Former corrections officers indicted by federal grand jury
CINCINNATI — Three former Lawrence County Jail corrections officers who were arrested in August for the alleged mistreatment of an inmate were indicted Thursday by a federal grand jury in Cincinnati.
Jeremy S. Hanshaw, 36, of Coal Grove, Ronald S. Hatfield, 25, of Waterloo, and Jason D. Mays, 22, of South Point, were each charged with conspiring to deprive, and depriving, an arrestee of civil rights while acting under the color of law as deputies of the Lawrence County Sheriff’s Office.
Carter M. Stewart, United States Attorney for the Southern District of Ohio, and John A. Barrios, acting special agent in charge, Federal Bureau of Investigation, Cincinnati Field Division, announced the indictment unsealed Thursday.
The indictment alleges that on or about Aug. 16 to Aug. 17, 2014, while working as deputies at the Lawrence County Jail, Hanshaw and Hatfield slammed, kicked and punched a victim when that victim was handcuffed behind his back and was not resisting or posing a physical threat to any officer, according to a press release from Stewart’s office.
The release goes on to say the officers allegedly slammed the victim to the ground and restrained him in a chokehold while lying on top of the victim. The indictment further alleges that Hanshaw choked the victim and delivered an elbow strike to the victim’s head while the victim was restrained on a medical gurney. Then-deputy Mays allegedly struck the victim in the neck with a closed fist and attempted to block a surveillance camera while his fellow officers had the victim on the ground.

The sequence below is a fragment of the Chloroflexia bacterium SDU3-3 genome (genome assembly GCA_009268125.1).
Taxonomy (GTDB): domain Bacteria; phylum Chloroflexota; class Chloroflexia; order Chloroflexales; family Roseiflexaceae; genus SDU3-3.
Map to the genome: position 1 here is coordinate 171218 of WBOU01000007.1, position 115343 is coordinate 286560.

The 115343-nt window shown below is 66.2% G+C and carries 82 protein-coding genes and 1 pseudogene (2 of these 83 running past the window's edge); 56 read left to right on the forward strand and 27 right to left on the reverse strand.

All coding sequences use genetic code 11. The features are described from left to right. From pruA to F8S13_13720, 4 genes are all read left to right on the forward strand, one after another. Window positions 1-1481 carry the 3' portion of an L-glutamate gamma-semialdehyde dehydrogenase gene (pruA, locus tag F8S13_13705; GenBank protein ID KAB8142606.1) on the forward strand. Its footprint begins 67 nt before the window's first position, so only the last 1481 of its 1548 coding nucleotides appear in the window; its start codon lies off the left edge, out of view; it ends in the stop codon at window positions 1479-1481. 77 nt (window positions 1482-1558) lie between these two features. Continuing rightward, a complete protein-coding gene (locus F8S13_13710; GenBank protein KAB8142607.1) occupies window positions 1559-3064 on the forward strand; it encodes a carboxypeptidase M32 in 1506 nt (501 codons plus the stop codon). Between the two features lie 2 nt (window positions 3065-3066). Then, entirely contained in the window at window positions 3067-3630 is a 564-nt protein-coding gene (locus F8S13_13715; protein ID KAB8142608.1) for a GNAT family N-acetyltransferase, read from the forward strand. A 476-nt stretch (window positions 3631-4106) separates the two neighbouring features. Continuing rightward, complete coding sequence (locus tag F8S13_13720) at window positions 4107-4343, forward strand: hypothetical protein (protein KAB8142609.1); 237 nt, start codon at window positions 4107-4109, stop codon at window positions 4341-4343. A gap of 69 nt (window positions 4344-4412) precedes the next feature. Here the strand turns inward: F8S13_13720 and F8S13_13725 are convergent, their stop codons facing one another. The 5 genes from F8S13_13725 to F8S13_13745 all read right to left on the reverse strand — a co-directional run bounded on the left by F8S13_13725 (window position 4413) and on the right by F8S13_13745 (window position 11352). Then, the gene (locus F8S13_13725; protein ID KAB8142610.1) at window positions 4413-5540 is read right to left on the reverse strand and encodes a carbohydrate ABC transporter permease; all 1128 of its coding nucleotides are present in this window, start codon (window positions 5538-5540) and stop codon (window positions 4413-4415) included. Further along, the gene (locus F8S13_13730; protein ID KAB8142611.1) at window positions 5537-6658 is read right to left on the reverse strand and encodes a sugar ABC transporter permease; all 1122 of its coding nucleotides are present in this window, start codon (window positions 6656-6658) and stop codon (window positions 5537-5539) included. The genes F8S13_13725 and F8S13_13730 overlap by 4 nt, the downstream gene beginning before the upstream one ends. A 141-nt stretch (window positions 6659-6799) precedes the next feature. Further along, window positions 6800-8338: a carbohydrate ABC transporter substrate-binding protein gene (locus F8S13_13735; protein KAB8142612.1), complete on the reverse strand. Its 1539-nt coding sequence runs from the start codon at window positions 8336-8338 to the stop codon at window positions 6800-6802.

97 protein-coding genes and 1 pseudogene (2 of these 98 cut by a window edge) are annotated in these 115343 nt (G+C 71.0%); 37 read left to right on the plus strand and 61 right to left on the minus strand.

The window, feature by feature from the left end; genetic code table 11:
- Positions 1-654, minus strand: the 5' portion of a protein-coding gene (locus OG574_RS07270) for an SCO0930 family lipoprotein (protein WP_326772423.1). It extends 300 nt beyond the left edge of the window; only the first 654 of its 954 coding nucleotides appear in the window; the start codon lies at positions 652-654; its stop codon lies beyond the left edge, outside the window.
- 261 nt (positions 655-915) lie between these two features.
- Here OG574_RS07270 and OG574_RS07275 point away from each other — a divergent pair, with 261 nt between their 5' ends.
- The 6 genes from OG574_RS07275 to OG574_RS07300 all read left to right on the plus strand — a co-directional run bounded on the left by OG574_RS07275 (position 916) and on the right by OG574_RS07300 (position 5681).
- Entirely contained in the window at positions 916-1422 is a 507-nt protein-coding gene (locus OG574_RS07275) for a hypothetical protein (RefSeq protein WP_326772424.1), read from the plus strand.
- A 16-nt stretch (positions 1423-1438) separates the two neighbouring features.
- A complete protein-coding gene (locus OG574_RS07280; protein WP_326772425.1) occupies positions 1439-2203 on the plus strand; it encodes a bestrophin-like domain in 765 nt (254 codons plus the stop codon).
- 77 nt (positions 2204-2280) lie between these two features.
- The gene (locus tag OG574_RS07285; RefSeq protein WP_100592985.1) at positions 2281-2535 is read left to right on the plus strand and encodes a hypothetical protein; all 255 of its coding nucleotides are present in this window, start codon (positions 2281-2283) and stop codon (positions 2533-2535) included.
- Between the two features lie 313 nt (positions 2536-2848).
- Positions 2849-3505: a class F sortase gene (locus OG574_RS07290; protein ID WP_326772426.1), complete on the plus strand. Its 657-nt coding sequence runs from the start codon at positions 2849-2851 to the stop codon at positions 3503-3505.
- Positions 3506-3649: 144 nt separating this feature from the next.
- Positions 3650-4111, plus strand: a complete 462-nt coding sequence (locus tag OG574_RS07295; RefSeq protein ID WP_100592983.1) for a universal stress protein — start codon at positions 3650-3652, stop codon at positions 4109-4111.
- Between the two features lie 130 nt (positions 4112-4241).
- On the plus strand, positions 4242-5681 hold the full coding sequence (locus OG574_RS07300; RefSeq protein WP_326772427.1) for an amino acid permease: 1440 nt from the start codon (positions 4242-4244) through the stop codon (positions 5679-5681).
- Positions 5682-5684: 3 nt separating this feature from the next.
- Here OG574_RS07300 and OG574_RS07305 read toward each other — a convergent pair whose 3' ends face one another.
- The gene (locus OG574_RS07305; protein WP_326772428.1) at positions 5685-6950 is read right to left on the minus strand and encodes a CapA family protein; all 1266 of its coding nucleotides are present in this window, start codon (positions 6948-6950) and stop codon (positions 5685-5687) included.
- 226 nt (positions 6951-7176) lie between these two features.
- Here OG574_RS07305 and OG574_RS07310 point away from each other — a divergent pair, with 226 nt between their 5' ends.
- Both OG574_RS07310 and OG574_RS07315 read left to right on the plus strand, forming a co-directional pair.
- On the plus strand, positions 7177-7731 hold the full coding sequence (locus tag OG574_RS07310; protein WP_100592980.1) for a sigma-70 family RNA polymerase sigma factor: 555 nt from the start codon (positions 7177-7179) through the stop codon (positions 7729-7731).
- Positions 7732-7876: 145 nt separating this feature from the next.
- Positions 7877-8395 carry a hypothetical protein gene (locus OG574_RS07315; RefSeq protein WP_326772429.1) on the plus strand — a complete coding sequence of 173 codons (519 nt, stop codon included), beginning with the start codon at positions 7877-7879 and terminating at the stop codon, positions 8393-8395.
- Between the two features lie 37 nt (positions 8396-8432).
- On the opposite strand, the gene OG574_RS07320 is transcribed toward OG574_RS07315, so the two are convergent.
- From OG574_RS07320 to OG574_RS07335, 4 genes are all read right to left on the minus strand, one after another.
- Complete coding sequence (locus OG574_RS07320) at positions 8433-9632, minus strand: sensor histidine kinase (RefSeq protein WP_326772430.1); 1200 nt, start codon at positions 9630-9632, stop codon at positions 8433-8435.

In addition, one or more of the defendants allegedly wrote false entries on logs and reports in which they created a false justification for the assault on the victim.
Conspiracy to deprive an individual of civil rights and deprivation of civil rights are crimes punishable by up to 10 years in prison.
The defendants were arrested on Jan. 15 by FBI agents, according to the release.
Following their initial arrest, Mays was fired, while Hatfield and Hanshaw were placed on paid administrative leave as required by their union bargaining unit agreement.
“Good policing practices are essential,” Stewart said. “Law enforcement strategies must be consistent with constitutional rights.”
Both Hatfield and Hanshaw were hired as corrections officers in June 2013. Mays had only been employed at the jail since June of this year.
“The protection of civil rights is one of the FBI’s highest criminal priorities,” said Barrios. “The FBI is committed to holding accountable those who believe they can abuse the powers they have been granted.”
Stewart commended the investigation of this case by the FBI and recognized the Lawrence County Sheriff’s Office and the Lawrence County Prosecutor’s Office for their assistance, as well as assistant U.S. attorneys Emily Glatfelter and Alexis Zouhary, who are prosecuting the case.
An indictment merely contains allegations, and the defendant is presumed innocent unless proven guilty in a court of law.
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